-     Trauma- For evaluation of spinal cord compression, muscle, tendon, meniscal, chondral and labral injuries. Peripheral nerve entrapment and injuries. Enhanced scans for suspected vascular injuries.

 -     Infection- Optimal modality for the assessment of soft tissue extent including sinus tract, fistula and abscess, joint involvement, foreign body, devitalized soft tissue and sequestrum.

 -     Tumors- Optimal modality for the assessment of extent of tumor including bone marrow, soft tissue, neurovascular and joint involvement; blood-fluid levels in aneurysmal bone cyst; vascular malformation and hemangioma; fat containing lesions showing complete or partial suppression on fsT2W images, such as lipoma, liposclerosing myxofibrous tumor, lipoblastoma or liposarcoma; cartilaginous lesions, such as enchondroma, chondrosarcoma and; satellite lesions / epiphyseal involvement in osteosarcoma and ewing’s sarcoma; chest wall involvement in pancoast tumors; hemosiderin in giant cell tumor of tendon sheath; differentiation of cystic versus solid lesions, such as ganglion versus sarcoma and indolent versus malignant appearing bone lesions by excluding associated bone marrow edema, cortical invasion and soft tissue mass.

-     Arthritis- As an adjunct to conventional radiographs for diagnosis; early detection of inflammatory / infectious arthritis, early identification of articular cartilage abnormality in osteoarthritis, specific diagnostic features of T2 hypointensity seen with hemosiderin deposition in pigmented villonodular synovitis and hemophilia, detection of synovial chondromatosis, loose bodies and, follow-up for treatment response and prognosis.

 -     Marrow Disorders- Best assessed due to excellent soft tissue contrast and available fat suppression, thus enhancing marrow pathology. MRI is more sensitive than radiographs and more specific than nuclear scans for these pathologies. Red marrow reconversion, marrow infiltration by malignancy, infection, edema due to stress injuries and subchondral fractures and avascular necrosis is easily identified.

 -     Kinematic joint studies- For distal radioulnar joints subluxation, patellofemoral maltracking disorders and spine flexion-extension studies. Advantage over CT includes additional assessment of ligamentous structures and lack of radiation. Disadvantage includes- longer acquisition time and suboptimal bone resolution.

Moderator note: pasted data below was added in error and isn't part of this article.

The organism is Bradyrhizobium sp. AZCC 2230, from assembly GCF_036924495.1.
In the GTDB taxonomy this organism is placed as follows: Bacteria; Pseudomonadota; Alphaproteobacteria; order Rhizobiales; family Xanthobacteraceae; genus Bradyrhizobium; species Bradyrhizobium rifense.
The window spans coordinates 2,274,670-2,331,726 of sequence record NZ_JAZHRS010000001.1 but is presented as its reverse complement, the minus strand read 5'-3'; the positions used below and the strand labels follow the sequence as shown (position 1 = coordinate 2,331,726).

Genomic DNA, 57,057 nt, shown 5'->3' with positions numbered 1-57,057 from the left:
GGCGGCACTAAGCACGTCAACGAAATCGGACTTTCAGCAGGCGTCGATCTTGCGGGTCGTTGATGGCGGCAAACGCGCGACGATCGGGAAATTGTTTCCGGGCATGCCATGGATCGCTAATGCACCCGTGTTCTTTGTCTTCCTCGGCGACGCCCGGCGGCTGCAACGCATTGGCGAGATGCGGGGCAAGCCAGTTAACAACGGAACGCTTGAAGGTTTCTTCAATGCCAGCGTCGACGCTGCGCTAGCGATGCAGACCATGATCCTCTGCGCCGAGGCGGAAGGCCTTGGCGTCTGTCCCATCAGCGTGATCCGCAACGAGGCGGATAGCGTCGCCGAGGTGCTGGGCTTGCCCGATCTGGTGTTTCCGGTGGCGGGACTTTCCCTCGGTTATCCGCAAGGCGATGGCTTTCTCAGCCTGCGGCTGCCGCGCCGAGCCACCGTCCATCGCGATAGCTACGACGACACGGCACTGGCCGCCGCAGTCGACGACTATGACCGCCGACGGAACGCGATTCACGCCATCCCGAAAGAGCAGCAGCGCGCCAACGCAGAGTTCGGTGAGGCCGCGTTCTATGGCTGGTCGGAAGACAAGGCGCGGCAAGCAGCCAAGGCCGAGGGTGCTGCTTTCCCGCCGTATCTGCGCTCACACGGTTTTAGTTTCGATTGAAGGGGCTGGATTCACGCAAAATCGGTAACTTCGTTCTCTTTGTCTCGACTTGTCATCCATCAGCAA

-     MR guided procedures- Currently being explored for spine injections, perineural injections and facet blocks as an alternative to fluoroscopic guidance. Currently not many centers are performing such procedures.


Pitfalls and Disadvantages

-     Small cortical and periosteal lesions may not be identified due to lack of appreciable signal abnormality and associated bone marrow edema.

 -     Intralesional mineralization is hard to identify as compared to radiographs and CT.

 -     Patients may not tolerate MRI scans due to longer imaging time, claustrophobia, etc and motion artifacts may degrade imaging.


Ultrasound (US)

 US is a very useful modality due to its non-invasiveness, portability, free-hand imaging, low cost and no radiation risk. High-resolution imaging is possible with new scanners and available high frequency US probes between 7.5 and 12 MHz. US frequencies lower and higher required for deep and very superficial structures, respectively. Transducers with a small footprint should be used in assessing smaller structures, (e.g., interphalangeal joints).


-     Trauma- For evaluation of soft tissue hematoma, muscle and tendon injuries (especially full thickness tears), hemarthrosis, peripheral nerve entrapment and injuries. Perform doppler scans for suspected vascular injuries.

 -     Infection- Good modality for the assessment of soft tissue extent including sinus tract, fistula and abscess, joint involvement and foreign body.

 -     Tumors- Good modality for evaluation of solid (complex echotexture and shows Doppler flow) versus cystic mass (anechoic or sometimes complex but with no Doppler flow) and vascular malformations (show Doppler flow).

 -     Arthritis- As an adjunct to conventional radiographs for diagnosis; early detection of inflammatory / infectious arthritis, tenosynovitis and joint effusions.

 -     US guided procedures- Easy to perform with free hand or probe guide techniques for soft tissue lesion biopsies, ganglion or cyst aspiration, joint injections, bursal injections and treatment of patellar tendinitis, medial and lateral epicondylitits.


Pitfalls and Disadvantages

 -     Isoechoic soft tissue mass lesions may be missed. Most of the times, bony lesions are not picked up.

 -     Partial rotator cuss tears versus tendinosis may not be distinguished. MRI superseded US in evaluation of internal joint derangement.

 -     Operator dependent as compared to CT and MRI.


Nuclear Medicine

Bone scintigraphy is a highly sensitive method for demonstrating bone disease, often providing earlier diagnosis or demonstrating more lesions than are found by conventional radiographs. Methylene diphophonate can be labelled with a radionuclide tracer Technetium 99m (Tc 99m MDP) and is used for bone imaging because of their good localisation in the skeleton and rapid clearance from soft tissues. Bone scintigraphy images the distribution of a radioactive tracer in the skeletal system. Most bone forming / inflammatory / infectious / traumatic / tumor lesions are seen as increased uptake / hot on the scans. Non-bone forming lesions (myeloma) / transudates (simple ascites/pleural effusion) are cold on bone scans.

Technique Variations

Bone scan may be performed as:

 -     Limited bone scintigraphy (planar images of a selected area of body); for specific clinical needs/ clarify abnormality seen on other imaging study.

 -     Whole-body bone scintigraphy (planar images of the entire skeleton; in anterior and posterior views); most commonly performed for oncology.